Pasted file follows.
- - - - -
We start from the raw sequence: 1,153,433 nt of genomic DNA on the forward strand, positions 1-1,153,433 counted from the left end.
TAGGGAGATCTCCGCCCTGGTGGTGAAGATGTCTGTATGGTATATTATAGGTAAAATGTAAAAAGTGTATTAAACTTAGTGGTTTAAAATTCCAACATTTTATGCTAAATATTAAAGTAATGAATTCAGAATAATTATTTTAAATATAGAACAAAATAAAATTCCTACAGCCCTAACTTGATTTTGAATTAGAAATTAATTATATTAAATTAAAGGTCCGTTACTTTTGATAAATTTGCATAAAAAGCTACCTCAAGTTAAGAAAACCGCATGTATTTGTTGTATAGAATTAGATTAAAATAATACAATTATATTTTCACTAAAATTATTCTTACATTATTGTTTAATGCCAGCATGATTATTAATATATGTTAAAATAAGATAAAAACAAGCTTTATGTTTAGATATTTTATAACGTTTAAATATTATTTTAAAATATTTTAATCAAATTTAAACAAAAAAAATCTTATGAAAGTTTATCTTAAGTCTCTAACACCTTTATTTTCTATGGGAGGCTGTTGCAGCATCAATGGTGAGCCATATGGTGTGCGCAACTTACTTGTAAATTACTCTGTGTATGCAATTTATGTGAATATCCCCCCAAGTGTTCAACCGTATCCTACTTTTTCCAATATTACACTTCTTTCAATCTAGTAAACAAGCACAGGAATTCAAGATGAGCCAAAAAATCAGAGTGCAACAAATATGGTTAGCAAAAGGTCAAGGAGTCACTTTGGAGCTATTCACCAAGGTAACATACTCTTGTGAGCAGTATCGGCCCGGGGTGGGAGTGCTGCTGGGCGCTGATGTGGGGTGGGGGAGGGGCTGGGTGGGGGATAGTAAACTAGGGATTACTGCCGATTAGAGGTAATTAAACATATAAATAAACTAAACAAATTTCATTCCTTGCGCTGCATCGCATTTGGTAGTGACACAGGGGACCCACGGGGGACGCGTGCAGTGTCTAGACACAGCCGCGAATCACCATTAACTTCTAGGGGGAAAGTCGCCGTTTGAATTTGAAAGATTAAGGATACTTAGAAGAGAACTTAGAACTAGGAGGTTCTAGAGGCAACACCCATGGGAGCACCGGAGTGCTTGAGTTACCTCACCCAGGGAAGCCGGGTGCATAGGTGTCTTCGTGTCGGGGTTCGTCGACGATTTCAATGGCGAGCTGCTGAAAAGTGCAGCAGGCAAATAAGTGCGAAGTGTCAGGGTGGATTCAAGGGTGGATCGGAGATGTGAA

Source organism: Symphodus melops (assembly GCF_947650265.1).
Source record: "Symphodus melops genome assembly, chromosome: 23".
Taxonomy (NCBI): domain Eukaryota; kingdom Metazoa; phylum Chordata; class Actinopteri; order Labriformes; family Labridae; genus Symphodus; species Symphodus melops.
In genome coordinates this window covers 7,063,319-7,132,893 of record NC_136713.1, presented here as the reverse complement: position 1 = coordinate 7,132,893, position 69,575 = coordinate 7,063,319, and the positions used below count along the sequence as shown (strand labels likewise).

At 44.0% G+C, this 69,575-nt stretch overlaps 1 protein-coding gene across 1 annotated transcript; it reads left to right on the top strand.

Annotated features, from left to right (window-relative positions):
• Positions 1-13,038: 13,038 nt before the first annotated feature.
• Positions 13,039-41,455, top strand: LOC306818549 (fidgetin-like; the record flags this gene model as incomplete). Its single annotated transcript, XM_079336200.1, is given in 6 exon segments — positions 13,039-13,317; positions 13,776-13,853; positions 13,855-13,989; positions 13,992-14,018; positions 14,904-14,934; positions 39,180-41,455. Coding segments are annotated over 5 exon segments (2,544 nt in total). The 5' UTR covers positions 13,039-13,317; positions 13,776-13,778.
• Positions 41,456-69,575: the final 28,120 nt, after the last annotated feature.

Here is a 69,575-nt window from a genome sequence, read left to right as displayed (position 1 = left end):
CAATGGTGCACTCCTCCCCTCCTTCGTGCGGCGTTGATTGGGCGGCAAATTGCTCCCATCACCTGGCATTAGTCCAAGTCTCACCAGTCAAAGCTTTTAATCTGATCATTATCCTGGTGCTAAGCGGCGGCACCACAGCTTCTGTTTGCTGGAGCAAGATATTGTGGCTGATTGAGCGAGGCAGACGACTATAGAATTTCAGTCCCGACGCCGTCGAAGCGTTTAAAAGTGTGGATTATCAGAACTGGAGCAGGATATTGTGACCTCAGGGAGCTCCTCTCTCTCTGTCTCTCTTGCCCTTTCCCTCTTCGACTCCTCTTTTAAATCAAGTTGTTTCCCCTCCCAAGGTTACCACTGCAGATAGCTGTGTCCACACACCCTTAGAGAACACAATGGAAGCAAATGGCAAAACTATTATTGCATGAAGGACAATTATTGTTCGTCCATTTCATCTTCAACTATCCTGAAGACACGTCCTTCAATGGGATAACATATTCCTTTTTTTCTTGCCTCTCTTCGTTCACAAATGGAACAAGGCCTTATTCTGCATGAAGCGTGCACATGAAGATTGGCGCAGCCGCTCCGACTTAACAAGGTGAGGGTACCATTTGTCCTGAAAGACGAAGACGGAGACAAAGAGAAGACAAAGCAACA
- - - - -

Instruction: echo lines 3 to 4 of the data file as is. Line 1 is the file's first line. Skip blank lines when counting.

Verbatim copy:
Source organism: Symphodus melops (assembly GCF_947650265.1).
Source record: "Symphodus melops genome assembly, chromosome: 23".